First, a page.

We used the following procedure. First, we automatically identified the set of verbs and nouns to build our items from. To do so, we started with bert-base-uncased vocabulary. We ran all non-subword lexical tokens through a SpaCy POS. Further, we lemmatized the result using https://pypi.org/project/Pattern/ and dropped duplicates. Then, we filtered out modal verbs, singularia tantum nouns and some visible lemmatization mistakes. Finally, we filtered out non-transitive verbs to give the dataset a bit of a higher baseline of grammaticality.
We kept top 100 nouns and top 100 verbs from the resulting lists -- these are the lexical entries we will deal with. Then, we generated sentences with these words. For this, we iterate over the 100 nouns in the subject and the object positions (excluding cases where the same noun appears in both positions) and over the 100 verbs. The procedure gave us 990k sentences like these:
Some are more natural, make more sense and adhere to the verb's selectional restrictions better than the others. To control for this, we ran the sentences through GPT-2 and assigned perplexity to all candidates. Then we took the bottom 20k of the sentences (the most 'natural' ones) as the core of our synthetic dataset.
We tried to approximate the 'naturalness' of examples by a combination of measures. We rely on insights from different models (GPT-2, BERT, corpus-based statistical insights into verb transitivity) on different stages of the dataset creation. Still, some sentences sound intuitively 'weird'. We don't see this as a problem though -- we will not rely directly on the naturalness of individual the examples, rather we will measure the effect of the NPI across the dataset. The amount of the examples will allow us to generalize across varying parts of the sentences to make sure that the results can be attributed to the parts we are interested in: items responsible for the monotonicity of the sentence. The quantity of test items is crucial for reproducing psycholinguistic experiments on LRMs -- while in the former one sentence gives rise to a number of observations when different human subjects make a judgment, in the latter one test sentence gives you one observation only.% Here the procedures of psycholinguistic studies and LRM studies necessarily diverge.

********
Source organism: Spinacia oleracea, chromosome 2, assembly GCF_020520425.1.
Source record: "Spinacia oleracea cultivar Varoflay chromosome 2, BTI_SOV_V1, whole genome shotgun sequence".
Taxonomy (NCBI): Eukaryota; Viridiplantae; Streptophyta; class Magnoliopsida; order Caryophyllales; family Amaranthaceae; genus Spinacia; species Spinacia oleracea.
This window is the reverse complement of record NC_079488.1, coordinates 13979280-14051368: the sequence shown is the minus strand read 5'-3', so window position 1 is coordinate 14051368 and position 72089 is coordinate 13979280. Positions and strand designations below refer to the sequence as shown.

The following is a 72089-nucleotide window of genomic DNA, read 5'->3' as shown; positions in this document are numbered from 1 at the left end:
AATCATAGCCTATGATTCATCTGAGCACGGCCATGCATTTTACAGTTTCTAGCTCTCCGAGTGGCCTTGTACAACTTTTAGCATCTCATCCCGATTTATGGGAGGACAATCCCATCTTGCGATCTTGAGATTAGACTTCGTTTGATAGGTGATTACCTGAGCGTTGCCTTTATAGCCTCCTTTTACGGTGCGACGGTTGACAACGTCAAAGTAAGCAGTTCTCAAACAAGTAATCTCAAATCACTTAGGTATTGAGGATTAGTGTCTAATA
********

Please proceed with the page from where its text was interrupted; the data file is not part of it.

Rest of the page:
With this in mind, we use the 20k sentences produced by the previous steps to build the parts of our synthetic dataset. Each of the sentences has a pluralized (not anymore singular!) object in combination with any: any roads. The subject type varies in different datasets comprising our synthetic data.
Overall, sentences in all parts of our dataset vary in the type of context it instantiates (simple affirmative, negation, quantifiers of different monotonicity) -- but all sentences contain any in the object position in combination with a plural noun. We will manipulate the presence or absence of any to measure how any plays out with different types of environments.